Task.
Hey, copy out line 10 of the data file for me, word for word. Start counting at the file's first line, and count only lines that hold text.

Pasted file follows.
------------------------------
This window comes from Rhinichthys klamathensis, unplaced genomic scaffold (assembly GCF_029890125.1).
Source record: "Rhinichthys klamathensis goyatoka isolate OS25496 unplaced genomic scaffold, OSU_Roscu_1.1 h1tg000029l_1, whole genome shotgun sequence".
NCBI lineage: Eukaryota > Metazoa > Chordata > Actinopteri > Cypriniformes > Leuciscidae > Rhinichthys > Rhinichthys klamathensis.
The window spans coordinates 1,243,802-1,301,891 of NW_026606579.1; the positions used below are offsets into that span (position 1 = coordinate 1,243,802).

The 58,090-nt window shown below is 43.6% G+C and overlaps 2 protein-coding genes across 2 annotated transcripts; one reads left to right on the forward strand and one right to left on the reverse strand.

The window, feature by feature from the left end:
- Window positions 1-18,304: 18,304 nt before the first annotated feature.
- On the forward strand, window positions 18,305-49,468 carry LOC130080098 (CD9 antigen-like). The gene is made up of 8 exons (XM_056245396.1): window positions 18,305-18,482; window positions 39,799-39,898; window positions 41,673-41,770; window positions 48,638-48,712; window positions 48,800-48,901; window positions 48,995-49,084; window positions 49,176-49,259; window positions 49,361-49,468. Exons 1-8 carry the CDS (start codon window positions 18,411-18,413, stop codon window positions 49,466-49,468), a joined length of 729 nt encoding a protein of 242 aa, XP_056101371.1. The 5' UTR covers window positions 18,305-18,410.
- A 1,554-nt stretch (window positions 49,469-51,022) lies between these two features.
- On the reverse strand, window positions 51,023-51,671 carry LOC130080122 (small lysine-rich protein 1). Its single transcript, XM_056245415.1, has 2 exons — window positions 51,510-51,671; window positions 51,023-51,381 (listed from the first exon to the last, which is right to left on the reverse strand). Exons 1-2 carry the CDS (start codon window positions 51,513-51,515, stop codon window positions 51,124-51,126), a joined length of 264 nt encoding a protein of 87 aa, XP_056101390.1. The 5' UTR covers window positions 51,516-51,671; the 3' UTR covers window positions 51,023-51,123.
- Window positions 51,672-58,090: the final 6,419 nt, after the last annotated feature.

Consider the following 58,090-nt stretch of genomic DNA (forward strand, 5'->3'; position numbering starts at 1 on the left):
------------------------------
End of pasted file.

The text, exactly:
- On the reverse strand, window positions 51,023-51,671 carry LOC130080122 (small lysine-rich protein 1). Its single transcript, XM_056245415.1, has 2 exons — window positions 51,510-51,671; window positions 51,023-51,381 (listed from the first exon to the last, which is right to left on the reverse strand). Exons 1-2 carry the CDS (start codon window positions 51,513-51,515, stop codon window positions 51,124-51,126), a joined length of 264 nt encoding a protein of 87 aa, XP_056101390.1. The 5' UTR covers window positions 51,516-51,671; the 3' UTR covers window positions 51,023-51,123.